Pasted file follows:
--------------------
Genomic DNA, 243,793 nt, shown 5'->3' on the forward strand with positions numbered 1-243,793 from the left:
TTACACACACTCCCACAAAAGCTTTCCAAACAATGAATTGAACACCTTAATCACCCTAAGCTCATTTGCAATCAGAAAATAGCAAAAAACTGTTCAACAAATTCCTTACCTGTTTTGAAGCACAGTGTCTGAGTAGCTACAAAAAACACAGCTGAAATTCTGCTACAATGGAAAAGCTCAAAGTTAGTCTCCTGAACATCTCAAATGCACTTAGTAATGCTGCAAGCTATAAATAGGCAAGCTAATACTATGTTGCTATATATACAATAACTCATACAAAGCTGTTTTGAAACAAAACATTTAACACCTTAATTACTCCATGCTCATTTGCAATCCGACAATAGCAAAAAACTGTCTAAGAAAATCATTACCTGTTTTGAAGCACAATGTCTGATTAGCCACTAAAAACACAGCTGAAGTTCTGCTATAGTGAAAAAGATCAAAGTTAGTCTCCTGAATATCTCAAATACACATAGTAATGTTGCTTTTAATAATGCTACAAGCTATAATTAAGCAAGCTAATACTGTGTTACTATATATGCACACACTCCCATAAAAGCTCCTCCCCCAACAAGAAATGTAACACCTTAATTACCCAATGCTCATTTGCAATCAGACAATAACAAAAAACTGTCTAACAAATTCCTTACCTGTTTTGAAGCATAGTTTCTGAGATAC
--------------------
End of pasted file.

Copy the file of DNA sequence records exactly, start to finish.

Genomic DNA, 243,793 nt, shown 5'->3' on the forward strand with positions numbered 1-243,793 from the left:
TTACACACACTCCCACAAAAGCTTTCCAAACAATGAATTGAACACCTTAATCACCCTAAGCTCATTTGCAATCAGAAAATAGCAAAAAACTGTTCAACAAATTCCTTACCTGTTTTGAAGCACAGTGTCTGAGTAGCTACAAAAAACACAGCTGAAATTCTGCTACAATGGAAAAGCTCAAAGTTAGTCTCCTGAACATCTCAAATGCACTTAGTAATGCTGCAAGCTATAAATAGGCAAGCTAATACTATGTTGCTATATATACAATAACTCATACAAAGCTGTTTTGAAACAAAACATTTAACACCTTAATTACTCCATGCTCATTTGCAATCCGACAATAGCAAAAAACTGTCTAAGAAAATCATTACCTGTTTTGAAGCACAATGTCTGATTAGCCACTAAAAACACAGCTGAAGTTCTGCTATAGTGAAAAAGATCAAAGTTAGTCTCCTGAATATCTCAAATACACATAGTAATGTTGCTTTTAATAATGCTACAAGCTATAATTAAGCAAGCTAATACTGTGTTACTATATATGCACACACTCCCATAAAAGCTCCTCCCCCAACAAGAAATGTAACACCTTAATTACCCAATGCTCATTTGCAATCAGACAATAACAAAAAACTGTCTAACAAATTCCTTACCTGTTTTGAAGCATAGTTTCTGAGATAC